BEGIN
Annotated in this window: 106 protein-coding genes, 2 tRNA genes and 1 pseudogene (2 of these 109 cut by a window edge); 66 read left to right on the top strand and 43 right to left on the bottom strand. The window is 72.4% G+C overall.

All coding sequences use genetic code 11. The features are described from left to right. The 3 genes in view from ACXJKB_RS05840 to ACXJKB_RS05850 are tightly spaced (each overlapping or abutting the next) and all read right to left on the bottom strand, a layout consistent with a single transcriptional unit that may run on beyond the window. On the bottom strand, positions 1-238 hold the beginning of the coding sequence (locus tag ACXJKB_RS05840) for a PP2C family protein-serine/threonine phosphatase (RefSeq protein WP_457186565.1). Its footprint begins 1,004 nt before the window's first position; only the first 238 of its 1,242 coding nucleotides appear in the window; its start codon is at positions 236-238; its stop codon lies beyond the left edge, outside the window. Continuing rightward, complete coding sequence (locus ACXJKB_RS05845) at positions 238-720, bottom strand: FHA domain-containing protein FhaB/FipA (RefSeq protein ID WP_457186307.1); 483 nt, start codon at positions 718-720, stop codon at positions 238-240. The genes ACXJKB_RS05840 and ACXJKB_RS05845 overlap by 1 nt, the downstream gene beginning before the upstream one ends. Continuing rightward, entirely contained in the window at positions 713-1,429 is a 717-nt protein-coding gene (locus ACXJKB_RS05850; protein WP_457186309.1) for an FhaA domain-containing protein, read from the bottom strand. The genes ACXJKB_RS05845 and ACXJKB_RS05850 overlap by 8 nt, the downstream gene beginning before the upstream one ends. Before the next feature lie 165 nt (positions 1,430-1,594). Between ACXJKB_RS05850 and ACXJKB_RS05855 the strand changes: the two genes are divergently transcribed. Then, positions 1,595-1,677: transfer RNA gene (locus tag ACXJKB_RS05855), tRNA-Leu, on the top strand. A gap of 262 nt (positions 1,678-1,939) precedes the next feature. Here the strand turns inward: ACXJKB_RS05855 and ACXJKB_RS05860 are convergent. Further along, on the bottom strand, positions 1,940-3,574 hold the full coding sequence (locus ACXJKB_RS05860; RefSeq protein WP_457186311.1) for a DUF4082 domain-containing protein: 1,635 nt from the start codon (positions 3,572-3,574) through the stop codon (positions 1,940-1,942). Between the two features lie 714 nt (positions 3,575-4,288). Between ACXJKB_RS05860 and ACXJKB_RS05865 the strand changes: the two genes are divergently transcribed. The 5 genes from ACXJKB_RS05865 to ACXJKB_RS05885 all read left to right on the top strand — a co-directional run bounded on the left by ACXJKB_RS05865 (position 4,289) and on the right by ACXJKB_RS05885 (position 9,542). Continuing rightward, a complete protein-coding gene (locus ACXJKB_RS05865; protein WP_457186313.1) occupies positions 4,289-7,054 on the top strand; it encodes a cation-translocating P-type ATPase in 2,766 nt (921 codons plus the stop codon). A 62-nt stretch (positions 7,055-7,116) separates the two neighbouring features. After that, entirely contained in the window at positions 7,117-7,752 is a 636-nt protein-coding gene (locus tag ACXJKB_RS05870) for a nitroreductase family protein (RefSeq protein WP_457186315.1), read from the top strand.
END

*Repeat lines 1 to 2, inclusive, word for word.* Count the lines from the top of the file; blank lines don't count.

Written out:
Annotated in this window: 106 protein-coding genes, 2 tRNA genes and 1 pseudogene (2 of these 109 cut by a window edge); 66 read left to right on the top strand and 43 right to left on the bottom strand. The window is 72.4% G+C overall.

All coding sequences use genetic code 11. The features are described from left to right. The 3 genes in view from ACXJKB_RS05840 to ACXJKB_RS05850 are tightly spaced (each overlapping or abutting the next) and all read right to left on the bottom strand, a layout consistent with a single transcriptional unit that may run on beyond the window. On the bottom strand, positions 1-238 hold the beginning of the coding sequence (locus tag ACXJKB_RS05840) for a PP2C family protein-serine/threonine phosphatase (RefSeq protein WP_457186565.1). Its footprint begins 1,004 nt before the window's first position; only the first 238 of its 1,242 coding nucleotides appear in the window; its start codon is at positions 236-238; its stop codon lies beyond the left edge, outside the window. Continuing rightward, complete coding sequence (locus ACXJKB_RS05845) at positions 238-720, bottom strand: FHA domain-containing protein FhaB/FipA (RefSeq protein ID WP_457186307.1); 483 nt, start codon at positions 718-720, stop codon at positions 238-240. The genes ACXJKB_RS05840 and ACXJKB_RS05845 overlap by 1 nt, the downstream gene beginning before the upstream one ends. Continuing rightward, entirely contained in the window at positions 713-1,429 is a 717-nt protein-coding gene (locus ACXJKB_RS05850; protein WP_457186309.1) for an FhaA domain-containing protein, read from the bottom strand. The genes ACXJKB_RS05845 and ACXJKB_RS05850 overlap by 8 nt, the downstream gene beginning before the upstream one ends. Before the next feature lie 165 nt (positions 1,430-1,594). Between ACXJKB_RS05850 and ACXJKB_RS05855 the strand changes: the two genes are divergently transcribed. Then, positions 1,595-1,677: transfer RNA gene (locus tag ACXJKB_RS05855), tRNA-Leu, on the top strand. A gap of 262 nt (positions 1,678-1,939) precedes the next feature. Here the strand turns inward: ACXJKB_RS05855 and ACXJKB_RS05860 are convergent. Further along, on the bottom strand, positions 1,940-3,574 hold the full coding sequence (locus ACXJKB_RS05860; RefSeq protein WP_457186311.1) for a DUF4082 domain-containing protein: 1,635 nt from the start codon (positions 3,572-3,574) through the stop codon (positions 1,940-1,942). Between the two features lie 714 nt (positions 3,575-4,288). Between ACXJKB_RS05860 and ACXJKB_RS05865 the strand changes: the two genes are divergently transcribed. The 5 genes from ACXJKB_RS05865 to ACXJKB_RS05885 all read left to right on the top strand — a co-directional run bounded on the left by ACXJKB_RS05865 (position 4,289) and on the right by ACXJKB_RS05885 (position 9,542). Continuing rightward, a complete protein-coding gene (locus ACXJKB_RS05865; protein WP_457186313.1) occupies positions 4,289-7,054 on the top strand; it encodes a cation-translocating P-type ATPase in 2,766 nt (921 codons plus the stop codon). A 62-nt stretch (positions 7,055-7,116) separates the two neighbouring features. After that, entirely contained in the window at positions 7,117-7,752 is a 636-nt protein-coding gene (locus tag ACXJKB_RS05870) for a nitroreductase family protein (RefSeq protein WP_457186315.1), read from the top strand.